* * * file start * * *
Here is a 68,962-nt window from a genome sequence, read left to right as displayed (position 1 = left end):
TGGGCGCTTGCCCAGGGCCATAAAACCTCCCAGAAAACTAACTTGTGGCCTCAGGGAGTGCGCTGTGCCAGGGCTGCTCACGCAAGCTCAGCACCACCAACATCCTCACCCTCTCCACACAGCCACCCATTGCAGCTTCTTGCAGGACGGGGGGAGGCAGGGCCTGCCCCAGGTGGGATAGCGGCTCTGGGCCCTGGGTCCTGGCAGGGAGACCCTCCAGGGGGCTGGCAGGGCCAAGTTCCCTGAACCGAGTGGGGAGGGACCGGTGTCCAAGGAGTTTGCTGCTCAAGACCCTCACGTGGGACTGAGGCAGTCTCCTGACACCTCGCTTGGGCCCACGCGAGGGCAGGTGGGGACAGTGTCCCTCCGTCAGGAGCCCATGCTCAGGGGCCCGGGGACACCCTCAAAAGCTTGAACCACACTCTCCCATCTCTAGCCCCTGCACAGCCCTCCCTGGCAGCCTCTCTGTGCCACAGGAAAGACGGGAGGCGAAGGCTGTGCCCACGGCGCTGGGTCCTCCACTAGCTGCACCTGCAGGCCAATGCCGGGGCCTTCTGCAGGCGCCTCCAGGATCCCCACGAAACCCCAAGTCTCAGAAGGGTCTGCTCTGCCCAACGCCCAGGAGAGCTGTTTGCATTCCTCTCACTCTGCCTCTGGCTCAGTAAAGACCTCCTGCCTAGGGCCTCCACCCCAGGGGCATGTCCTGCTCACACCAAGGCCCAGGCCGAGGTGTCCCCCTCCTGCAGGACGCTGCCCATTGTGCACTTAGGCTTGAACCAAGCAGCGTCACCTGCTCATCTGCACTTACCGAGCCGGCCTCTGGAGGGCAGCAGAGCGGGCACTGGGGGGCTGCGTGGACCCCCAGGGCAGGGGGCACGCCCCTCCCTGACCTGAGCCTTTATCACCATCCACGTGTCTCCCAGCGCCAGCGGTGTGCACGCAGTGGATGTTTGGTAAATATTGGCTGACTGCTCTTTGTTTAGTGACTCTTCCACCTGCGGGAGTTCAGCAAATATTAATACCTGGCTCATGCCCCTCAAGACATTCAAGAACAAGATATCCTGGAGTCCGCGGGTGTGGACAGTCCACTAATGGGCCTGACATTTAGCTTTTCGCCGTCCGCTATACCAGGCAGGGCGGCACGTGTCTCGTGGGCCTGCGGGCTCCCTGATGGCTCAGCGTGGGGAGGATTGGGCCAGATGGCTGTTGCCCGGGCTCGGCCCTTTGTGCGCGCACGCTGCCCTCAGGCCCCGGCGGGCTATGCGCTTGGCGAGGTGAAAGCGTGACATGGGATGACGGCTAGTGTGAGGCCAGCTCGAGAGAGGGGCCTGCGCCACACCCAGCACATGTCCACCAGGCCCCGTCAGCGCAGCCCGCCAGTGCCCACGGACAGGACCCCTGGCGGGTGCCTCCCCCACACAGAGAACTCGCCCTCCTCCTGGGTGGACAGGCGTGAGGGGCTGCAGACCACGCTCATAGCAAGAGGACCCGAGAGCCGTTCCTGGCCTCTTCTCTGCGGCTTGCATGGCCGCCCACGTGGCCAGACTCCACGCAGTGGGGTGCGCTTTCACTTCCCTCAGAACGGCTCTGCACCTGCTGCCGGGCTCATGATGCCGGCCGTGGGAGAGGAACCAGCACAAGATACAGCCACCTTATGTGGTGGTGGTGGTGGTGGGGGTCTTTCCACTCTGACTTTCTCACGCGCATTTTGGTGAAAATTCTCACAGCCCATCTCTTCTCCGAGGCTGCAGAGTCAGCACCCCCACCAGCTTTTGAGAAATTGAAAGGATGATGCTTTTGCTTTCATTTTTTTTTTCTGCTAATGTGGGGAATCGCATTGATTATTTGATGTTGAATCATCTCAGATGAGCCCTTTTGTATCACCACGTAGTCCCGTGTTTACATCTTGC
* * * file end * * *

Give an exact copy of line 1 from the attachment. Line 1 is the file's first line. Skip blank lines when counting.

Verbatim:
Here is a 68,962-nt window from a genome sequence, read left to right as displayed (position 1 = left end):